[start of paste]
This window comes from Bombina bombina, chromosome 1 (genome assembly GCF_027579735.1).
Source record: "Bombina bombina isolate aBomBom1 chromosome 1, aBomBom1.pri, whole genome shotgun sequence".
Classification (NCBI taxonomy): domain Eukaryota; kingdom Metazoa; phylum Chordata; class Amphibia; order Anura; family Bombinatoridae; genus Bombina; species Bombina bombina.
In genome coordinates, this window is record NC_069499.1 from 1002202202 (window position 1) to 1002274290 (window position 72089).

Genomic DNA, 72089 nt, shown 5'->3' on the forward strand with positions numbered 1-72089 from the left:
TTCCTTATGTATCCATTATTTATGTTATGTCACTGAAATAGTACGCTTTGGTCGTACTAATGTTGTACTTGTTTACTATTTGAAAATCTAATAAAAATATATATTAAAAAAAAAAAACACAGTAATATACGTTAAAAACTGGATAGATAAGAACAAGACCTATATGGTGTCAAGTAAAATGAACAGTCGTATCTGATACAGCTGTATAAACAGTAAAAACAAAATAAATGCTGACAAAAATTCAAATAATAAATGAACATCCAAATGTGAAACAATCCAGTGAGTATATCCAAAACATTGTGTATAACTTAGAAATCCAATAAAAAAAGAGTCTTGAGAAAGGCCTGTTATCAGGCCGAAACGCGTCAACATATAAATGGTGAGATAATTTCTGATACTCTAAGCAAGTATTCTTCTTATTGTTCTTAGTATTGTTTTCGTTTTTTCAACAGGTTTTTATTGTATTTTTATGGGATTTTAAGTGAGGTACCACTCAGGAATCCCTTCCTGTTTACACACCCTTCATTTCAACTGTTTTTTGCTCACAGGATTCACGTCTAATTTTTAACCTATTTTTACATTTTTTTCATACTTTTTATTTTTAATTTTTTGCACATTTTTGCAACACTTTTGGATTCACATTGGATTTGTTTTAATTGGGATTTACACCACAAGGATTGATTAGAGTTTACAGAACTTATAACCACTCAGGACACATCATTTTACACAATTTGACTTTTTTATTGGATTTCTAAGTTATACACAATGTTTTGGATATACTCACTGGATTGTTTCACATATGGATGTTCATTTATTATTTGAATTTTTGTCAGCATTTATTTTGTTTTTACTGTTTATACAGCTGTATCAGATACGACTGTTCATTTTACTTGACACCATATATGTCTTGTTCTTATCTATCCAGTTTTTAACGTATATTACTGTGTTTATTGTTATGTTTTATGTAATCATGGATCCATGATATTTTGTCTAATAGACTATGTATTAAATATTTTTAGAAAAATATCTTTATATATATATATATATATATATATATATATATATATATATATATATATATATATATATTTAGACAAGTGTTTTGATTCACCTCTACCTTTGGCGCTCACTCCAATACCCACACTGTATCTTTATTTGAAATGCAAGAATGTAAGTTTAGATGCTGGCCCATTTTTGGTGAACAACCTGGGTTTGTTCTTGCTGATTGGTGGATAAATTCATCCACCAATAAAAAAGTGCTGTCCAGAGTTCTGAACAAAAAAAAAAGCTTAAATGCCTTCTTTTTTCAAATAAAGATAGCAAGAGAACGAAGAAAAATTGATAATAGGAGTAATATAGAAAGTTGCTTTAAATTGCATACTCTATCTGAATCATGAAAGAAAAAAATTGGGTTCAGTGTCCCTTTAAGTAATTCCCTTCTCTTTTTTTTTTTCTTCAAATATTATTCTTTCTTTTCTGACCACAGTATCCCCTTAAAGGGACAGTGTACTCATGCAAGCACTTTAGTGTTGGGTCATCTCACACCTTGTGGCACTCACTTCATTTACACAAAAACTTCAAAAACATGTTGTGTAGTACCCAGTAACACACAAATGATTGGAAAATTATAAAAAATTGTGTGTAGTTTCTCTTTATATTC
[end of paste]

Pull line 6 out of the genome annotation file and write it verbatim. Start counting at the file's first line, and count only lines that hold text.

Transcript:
TTCCTTATGTATCCATTATTTATGTTATGTCACTGAAATAGTACGCTTTGGTCGTACTAATGTTGTACTTGTTTACTATTTGAAAATCTAATAAAAATATATATTAAAAAAAAAAAACACAGTAATATACGTTAAAAACTGGATAGATAAGAACAAGACCTATATGGTGTCAAGTAAAATGAACAGTCGTATCTGATACAGCTGTATAAACAGTAAAAACAAAATAAATGCTGACAAAAATTCAAATAATAAATGAACATCCAAATGTGAAACAATCCAGTGAGTATATCCAAAACATTGTGTATAACTTAGAAATCCAATAAAAAAAGAGTCTTGAGAAAGGCCTGTTATCAGGCCGAAACGCGTCAACATATAAATGGTGAGATAATTTCTGATACTCTAAGCAAGTATTCTTCTTATTGTTCTTAGTATTGTTTTCGTTTTTTCAACAGGTTTTTATTGTATTTTTATGGGATTTTAAGTGAGGTACCACTCAGGAATCCCTTCCTGTTTACACACCCTTCATTTCAACTGTTTTTTGCTCACAGGATTCACGTCTAATTTTTAACCTATTTTTACATTTTTTTCATACTTTTTATTTTTAATTTTTTGCACATTTTTGCAACACTTTTGGATTCACATTGGATTTGTTTTAATTGGGATTTACACCACAAGGATTGATTAGAGTTTACAGAACTTATAACCACTCAGGACACATCATTTTACACAATTTGACTTTTTTATTGGATTTCTAAGTTATACACAATGTTTTGGATATACTCACTGGATTGTTTCACATATGGATGTTCATTTATTATTTGAATTTTTGTCAGCATTTATTTTGTTTTTACTGTTTATACAGCTGTATCAGATACGACTGTTCATTTTACTTGACACCATATATGTCTTGTTCTTATCTATCCAGTTTTTAACGTATATTACTGTGTTTATTGTTATGTTTTATGTAATCATGGATCCATGATATTTTGTCTAATAGACTATGTATTAAATATTTTTAGAAAAATATCTTTATATATATATATATATATATATATATATATATATATATATATATATATATATATATATTTAGACAAGTGTTTTGATTCACCTCTACCTTTGGCGCTCACTCCAATACCCACACTGTATCTTTATTTGAAATGCAAGAATGTAAGTTTAGATGCTGGCCCATTTTTGGTGAACAACCTGGGTTTGTTCTTGCTGATTGGTGGATAAATTCATCCACCAATAAAAAAGTGCTGTCCAGAGTTCTGAACAAAAAAAAAAGCTTAAATGCCTTCTTTTTTCAAATAAAGATAGCAAGAGAACGAAGAAAAATTGATAATAGGAGTAATATAGAAAGTTGCTTTAAATTGCATACTCTATCTGAATCATGAAAGAAAAAAATTGGGTTCAGTGTCCCTTTAAGTAATTCCCTTCTCTTTTTTTTTTTCTTCAAATATTATTCTTTCTTTTCTGACCACAGTATCCCCTTAAAGGGACAGTGTACTCATGCAAGCACTTTAGTGTTGGGTCATCTCACACCTTGTGGCACTCACTTCATTTACACAAAAACTTCAAAAACATGTTGTGTAGTACCCAGTAACACACAAATGATTGGAAAATTATAAAAAATTGTGTGTAGTTTCTCTTTATATTC